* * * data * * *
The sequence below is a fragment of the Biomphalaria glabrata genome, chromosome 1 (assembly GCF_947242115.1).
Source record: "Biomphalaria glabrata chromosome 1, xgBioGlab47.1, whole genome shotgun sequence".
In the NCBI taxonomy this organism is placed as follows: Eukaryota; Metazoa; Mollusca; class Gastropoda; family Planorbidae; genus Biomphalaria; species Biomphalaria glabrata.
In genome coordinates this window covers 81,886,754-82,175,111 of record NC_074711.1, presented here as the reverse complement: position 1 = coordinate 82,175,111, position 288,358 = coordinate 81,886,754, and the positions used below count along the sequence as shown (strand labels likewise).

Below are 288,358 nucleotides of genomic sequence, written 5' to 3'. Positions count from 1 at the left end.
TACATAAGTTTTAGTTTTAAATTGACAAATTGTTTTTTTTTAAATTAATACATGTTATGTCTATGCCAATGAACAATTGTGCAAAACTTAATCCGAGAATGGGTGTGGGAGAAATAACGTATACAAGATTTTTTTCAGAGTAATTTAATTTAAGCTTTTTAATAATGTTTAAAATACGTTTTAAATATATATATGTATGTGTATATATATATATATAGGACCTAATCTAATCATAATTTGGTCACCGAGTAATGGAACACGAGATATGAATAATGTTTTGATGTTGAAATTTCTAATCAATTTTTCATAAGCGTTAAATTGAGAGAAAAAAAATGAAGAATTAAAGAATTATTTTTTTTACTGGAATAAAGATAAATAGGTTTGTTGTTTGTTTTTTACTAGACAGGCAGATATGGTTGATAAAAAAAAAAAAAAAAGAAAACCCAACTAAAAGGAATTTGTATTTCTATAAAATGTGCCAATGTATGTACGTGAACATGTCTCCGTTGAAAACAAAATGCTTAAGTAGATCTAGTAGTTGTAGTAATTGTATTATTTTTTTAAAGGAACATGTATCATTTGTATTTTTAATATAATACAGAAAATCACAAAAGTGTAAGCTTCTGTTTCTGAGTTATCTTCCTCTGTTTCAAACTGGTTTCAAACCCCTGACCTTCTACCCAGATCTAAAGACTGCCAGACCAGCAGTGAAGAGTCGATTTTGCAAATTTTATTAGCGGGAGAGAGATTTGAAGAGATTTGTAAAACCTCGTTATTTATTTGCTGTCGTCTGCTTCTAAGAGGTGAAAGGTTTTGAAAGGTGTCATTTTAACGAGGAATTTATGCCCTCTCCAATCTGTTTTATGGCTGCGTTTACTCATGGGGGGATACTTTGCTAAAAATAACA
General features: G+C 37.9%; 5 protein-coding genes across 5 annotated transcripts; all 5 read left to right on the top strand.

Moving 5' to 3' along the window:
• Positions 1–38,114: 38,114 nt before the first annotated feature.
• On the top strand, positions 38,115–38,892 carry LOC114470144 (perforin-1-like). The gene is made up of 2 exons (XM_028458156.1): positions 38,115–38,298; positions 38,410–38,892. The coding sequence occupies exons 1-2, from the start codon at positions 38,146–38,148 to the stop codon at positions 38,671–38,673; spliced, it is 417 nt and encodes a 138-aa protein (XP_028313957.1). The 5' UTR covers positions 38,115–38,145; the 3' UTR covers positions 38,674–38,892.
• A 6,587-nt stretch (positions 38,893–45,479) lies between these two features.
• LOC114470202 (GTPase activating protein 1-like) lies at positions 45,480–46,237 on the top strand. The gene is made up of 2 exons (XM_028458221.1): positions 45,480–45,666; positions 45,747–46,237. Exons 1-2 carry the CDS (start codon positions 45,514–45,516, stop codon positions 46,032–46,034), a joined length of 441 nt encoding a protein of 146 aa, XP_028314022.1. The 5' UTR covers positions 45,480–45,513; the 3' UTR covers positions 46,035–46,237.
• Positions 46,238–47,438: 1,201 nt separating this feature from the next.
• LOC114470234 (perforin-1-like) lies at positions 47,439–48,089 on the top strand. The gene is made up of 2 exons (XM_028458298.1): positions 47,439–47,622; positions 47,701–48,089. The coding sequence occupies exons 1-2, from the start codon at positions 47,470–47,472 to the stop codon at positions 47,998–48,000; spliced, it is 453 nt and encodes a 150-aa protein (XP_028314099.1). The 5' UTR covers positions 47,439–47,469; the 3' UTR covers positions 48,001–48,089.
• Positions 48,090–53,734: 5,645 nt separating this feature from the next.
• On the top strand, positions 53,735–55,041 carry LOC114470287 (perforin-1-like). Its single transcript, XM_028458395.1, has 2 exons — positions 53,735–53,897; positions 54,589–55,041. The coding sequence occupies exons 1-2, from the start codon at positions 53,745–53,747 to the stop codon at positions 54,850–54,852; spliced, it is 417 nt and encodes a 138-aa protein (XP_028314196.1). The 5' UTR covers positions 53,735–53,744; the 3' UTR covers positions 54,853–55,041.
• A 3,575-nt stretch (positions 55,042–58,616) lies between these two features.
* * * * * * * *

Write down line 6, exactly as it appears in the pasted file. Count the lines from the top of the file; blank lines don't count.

TACATAAGTTTTAGTTTTAAATTGACAAATTGTTTTTTTTTAAATTAATACATGTTATGTCTATGCCAATGAACAATTGTGCAAAACTTAATCCGAGAATGGGTGTGGGAGAAATAACGTATACAAGATTTTTTTCAGAGTAATTTAATTTAAGCTTTTTAATAATGTTTAAAATACGTTTTAAATATATATATGTATGTGTATATATATATATATAGGACCTAATCTAATCATAATTTGGTCACCGAGTAATGGAACACGAGATATGAATAATGTTTTGATGTTGAAATTTCTAATCAATTTTTCATAAGCGTTAAATTGAGAGAAAAAAAATGAAGAATTAAAGAATTATTTTTTTTACTGGAATAAAGATAAATAGGTTTGTTGTTTGTTTTTTACTAGACAGGCAGATATGGTTGATAAAAAAAAAAAAAAAAGAAAACCCAACTAAAAGGAATTTGTATTTCTATAAAATGTGCCAATGTATGTACGTGAACATGTCTCCGTTGAAAACAAAATGCTTAAGTAGATCTAGTAGTTGTAGTAATTGTATTATTTTTTTAAAGGAACATGTATCATTTGTATTTTTAATATAATACAGAAAATCACAAAAGTGTAAGCTTCTGTTTCTGAGTTATCTTCCTCTGTTTCAAACTGGTTTCAAACCCCTGACCTTCTACCCAGATCTAAAGACTGCCAGACCAGCAGTGAAGAGTCGATTTTGCAAATTTTATTAGCGGGAGAGAGATTTGAAGAGATTTGTAAAACCTCGTTATTTATTTGCTGTCGTCTGCTTCTAAGAGGTGAAAGGTTTTGAAAGGTGTCATTTTAACGAGGAATTTATGCCCTCTCCAATCTGTTTTATGGCTGCGTTTACTCATGGGGGGATACTTTGCTAAAAATAACA